Understanding and interpreting Kernel Panic reports
First a bit about what a Kernel Panic is. Very simply, it’s when something unexpected goes wrong in the operating system kernel. What’s the kernel? The kernel is the lowest level of the operating system — the part that’s closest to the hardware. In modern operating systems, there’s a fairly arbitrary line between what functionality lives in the kernel and what functionality lives in the user space. The key difference is that when something goes wrong with software in the user space, you get a beachball on the app, but the system survives. When something goes wrong in the kernel, you get a kernel panic, and the whole system goes bye bye fast. So it’s critical that any code running in the kernel space be ultra reliable. You don’t change kernel code quickly or lightly, and you test the hell out of it before you release it. But code runs faster in the kernel, so most modern operating systems put important things like networking and graphics into the kernel. The BSD kernel which powers OS X allows the installation of “kernel extensions” or “kexts” which add functionality. More about these soon. But suffice to say that when anything goes wrong with any kext, it’s a big deal problem because there’s nothing to fall back on (e.g. can’t display an error dialog if the problem is with the display system), so the system’s reaction is called a panic. Thus “kernel panic.”
Immediately after a KP, your computer does two things: it stores a bunch of information to help diagnose what caused the problem, and puts up the error screen, if it can. When you reboot, your computer asks if you want to send the KP report to Apple. You should do this. The smarter of the “genius” staff can look these reports up and see that your Mac is actually crashing, but they’ll admit that the contents are too technical for a mere “genius” to understand. Well I’m going to explain to you what the reports contain and what it means about what’s wrong with your computer.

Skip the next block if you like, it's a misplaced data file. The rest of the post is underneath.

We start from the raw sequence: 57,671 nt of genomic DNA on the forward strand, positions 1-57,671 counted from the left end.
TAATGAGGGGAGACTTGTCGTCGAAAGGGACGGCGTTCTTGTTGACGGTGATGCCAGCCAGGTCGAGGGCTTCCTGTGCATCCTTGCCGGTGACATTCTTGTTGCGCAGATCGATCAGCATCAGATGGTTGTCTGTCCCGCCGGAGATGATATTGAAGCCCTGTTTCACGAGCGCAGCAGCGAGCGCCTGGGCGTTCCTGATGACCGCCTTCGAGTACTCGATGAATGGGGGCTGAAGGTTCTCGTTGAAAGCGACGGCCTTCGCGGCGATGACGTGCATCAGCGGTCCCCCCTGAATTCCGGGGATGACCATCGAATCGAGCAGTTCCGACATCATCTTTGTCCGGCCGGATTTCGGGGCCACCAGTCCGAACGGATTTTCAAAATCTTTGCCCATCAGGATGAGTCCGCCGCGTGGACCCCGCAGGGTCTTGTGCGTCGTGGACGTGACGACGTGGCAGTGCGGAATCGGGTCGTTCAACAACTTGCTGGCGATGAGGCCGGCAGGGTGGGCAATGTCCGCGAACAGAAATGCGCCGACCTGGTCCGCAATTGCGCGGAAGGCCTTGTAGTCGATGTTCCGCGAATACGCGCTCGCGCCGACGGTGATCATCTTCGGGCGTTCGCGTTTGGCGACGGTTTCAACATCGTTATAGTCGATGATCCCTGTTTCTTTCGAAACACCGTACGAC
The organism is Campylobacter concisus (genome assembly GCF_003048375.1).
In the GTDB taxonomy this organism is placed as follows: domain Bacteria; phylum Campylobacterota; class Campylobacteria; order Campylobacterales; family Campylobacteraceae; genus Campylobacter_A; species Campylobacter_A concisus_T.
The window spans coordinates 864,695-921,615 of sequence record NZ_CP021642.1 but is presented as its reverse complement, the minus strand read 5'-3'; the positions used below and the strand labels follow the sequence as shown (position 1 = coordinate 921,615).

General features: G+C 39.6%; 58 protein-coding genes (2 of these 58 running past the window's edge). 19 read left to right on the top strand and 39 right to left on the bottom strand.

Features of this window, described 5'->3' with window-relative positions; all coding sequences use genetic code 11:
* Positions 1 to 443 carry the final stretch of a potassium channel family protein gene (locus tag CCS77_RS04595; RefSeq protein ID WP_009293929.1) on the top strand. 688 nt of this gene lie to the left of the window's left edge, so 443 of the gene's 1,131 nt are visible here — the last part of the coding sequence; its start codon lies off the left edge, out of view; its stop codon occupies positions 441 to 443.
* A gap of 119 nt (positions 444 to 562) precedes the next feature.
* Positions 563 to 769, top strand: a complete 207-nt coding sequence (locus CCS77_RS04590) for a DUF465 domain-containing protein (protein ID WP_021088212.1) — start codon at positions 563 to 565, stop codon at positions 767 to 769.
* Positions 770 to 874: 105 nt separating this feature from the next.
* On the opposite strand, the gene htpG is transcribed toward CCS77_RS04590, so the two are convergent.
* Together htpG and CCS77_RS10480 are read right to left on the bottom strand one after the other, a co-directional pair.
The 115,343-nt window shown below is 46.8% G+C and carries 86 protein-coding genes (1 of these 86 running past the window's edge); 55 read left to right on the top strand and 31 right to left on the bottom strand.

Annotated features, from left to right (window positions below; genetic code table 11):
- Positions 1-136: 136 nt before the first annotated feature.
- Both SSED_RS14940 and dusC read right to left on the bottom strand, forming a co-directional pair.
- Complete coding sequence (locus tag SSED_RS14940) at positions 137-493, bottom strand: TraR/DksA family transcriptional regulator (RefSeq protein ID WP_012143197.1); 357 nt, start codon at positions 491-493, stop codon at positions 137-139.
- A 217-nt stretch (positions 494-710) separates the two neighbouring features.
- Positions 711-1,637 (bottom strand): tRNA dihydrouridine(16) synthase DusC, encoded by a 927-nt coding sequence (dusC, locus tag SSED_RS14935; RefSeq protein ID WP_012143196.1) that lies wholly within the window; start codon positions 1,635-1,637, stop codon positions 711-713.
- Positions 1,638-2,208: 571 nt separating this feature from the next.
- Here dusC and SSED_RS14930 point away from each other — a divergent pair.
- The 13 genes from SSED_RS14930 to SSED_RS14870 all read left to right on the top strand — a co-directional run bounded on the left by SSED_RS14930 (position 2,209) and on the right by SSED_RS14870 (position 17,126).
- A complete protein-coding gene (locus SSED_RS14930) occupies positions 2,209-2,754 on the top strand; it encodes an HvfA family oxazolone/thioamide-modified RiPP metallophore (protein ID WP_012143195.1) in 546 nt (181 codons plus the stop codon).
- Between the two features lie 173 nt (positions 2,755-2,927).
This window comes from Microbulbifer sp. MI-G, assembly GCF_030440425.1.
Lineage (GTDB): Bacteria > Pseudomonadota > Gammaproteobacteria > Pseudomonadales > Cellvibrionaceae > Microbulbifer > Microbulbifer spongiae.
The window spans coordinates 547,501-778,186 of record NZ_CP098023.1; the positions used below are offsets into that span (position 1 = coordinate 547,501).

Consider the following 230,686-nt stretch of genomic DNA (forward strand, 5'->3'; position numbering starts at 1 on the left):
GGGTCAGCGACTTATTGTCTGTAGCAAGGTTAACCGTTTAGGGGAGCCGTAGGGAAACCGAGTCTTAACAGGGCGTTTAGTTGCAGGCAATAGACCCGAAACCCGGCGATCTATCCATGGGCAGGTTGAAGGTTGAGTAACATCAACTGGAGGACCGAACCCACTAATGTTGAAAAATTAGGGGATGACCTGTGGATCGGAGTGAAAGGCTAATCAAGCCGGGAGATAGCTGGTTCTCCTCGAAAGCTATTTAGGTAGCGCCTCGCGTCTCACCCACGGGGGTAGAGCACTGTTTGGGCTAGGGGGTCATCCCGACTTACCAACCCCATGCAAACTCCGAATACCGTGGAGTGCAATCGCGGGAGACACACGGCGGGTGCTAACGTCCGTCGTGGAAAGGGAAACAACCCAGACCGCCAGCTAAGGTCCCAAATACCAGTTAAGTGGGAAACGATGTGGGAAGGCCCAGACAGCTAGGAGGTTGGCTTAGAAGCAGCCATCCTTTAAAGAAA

Here’s a typical crash report from my computer. In my case, these panics weren’t even accompanied by the “restart your computer message” because as I’ll explain, the problem originated in the graphics system. My computer just suddenly went black and non-responsive. I’ve highlighted a few key sections for explanation below.
Interval Since Last Panic Report: 420 sec
Panics Since Last Report: 1
Anonymous UUID: 8A09F455-1039-4696-8479-xxxxxxxxxxxx
Thu Apr 21 09:00:51 2011
panic(cpu 3 caller 0x9cdc8f): NVRM[0/1:0:0]: Read Error 0x00000100: CFG 0xffffffff 0xffffffff 0xffffffff, BAR0 0xc0000000 0xa734e000 0x0a5480a2, D0, P2/4
Backtrace (CPU 3), Frame : Return Address (4 potential args on stack)
0xbc001728 : 0x21b510 (0x5d9514 0xbc00175c 0x223978 0x0)
0xbc001778 : 0x9cdc8f (0xbe323c 0xc53840 0xbf23cc 0x0)
0xbc001818 : 0xae85d3 (0xe0cfc04 0xe5c9004 0x100 0xb83de000)
0xbc001868 : 0xadf5cc (0xe5c9004 0x100 0xbc001898 0x9bd76c)
0xbc001898 : 0x16c8965 (0xe5c9004 0x100 0x438004ee 0x28)
0xbc0019d8 : 0xb07250 (0xe5c9004 0xe5ca004 0x0 0x0)
0xbc001a18 : 0x9d6e23 (0xe5c9004 0xe5ca004 0x0 0x0)
0xbc001ab8 : 0x9d3502 (0x0 0x9 0x0 0x0)
0xbc001c68 : 0x9d4aa0 (0x0 0x600d600d 0x704a 0xbc001c98)
0xbc001d38 : 0xc89217 (0xbc001d58 0x0 0x98 0x2a358d)
0xbc001df8 : 0xc8ec1d (0xe8e5404 0x0 0x98 0x45e8d022)
0xbc001f18 : 0xc8f0b4 (0xe8e5404 0x124b6204 0x6d39d1c0 0x0)
0xbc001f78 : 0xc8f39f (0xe8e5404 0x124b6204 0x6d39d1c0 0xbc0021e0)
0xbc002028 : 0xca3691 (0xe8e5404 0x1f80d8e8 0xbc00239c 0xbc0021e0)
0xbc002298 : 0xc84d09 (0x6d0b7000 0x1f80d8e8 0xbc00239c 0x0)
0xbc0023f8 : 0xc84f47 (0x6d0c6000 0x1f80d800 0x1 0x0)
0xbc002428 : 0xc87a04 (0x6d0c6000 0x1f80d800 0x0 0x97c6c4fc)
0xbc002468 : 0xca9d40 (0x6d0c6000 0x1f80d800 0x6d09f274 0x140)
0xbc0024f8 : 0xc9b5a9 (0xde94bc0 0x1f80d800 0x0 0x1)
0xbc002558 : 0xc9b810 (0x6d09f000 0x6d09f77c 0x1f80d800 0x0)
0xbc0025a8 : 0xc9bce4 (0x6d09f000 0x6d09f77c 0xbc0028cc 0xbc00286c)
0xbc0028e8 : 0xc98aaf (0x6d09f000 0x6d09f77c 0x1 0x0)
0xbc002908 : 0xc605a1 (0x6d09f000 0x6d09f77c 0x1956a580 0x0)
0xbc002938 : 0xc9a572 (0x6d09f000 0xbc002a7c 0xbc002968 0x5046b1)
0xbc002978 : 0xc648de (0x6d09f000 0xbc002a7c 0x0 0xc000401)
0xbc002ab8 : 0xc9dee6 (0x6d09f000 0x0 0xbc002bcc 0xbc002bc8)
0xbc002b68 : 0xc60c93 (0x6d09f000 0x0 0xbc002bcc 0xbc002bc8)
0xbc002be8 : 0x56a738 (0x6d09f000 0x0 0xbc002e3c 0xbc002c74)
0xbc002c38 : 0x56afd7 (0xcef020 0x6d09f000 0x129bab88 0x1)
0xbc002c88 : 0x56b88b (0x6d09f000 0x10 0xbc002cd0 0x0)
0xbc002da8 : 0x285be0 (0x6d09f000 0x10 0x129bab88 0x1)
0xbc003e58 : 0x21d8be (0x129bab60 0x1ec235a0 0x1fd7e8 0x5f43)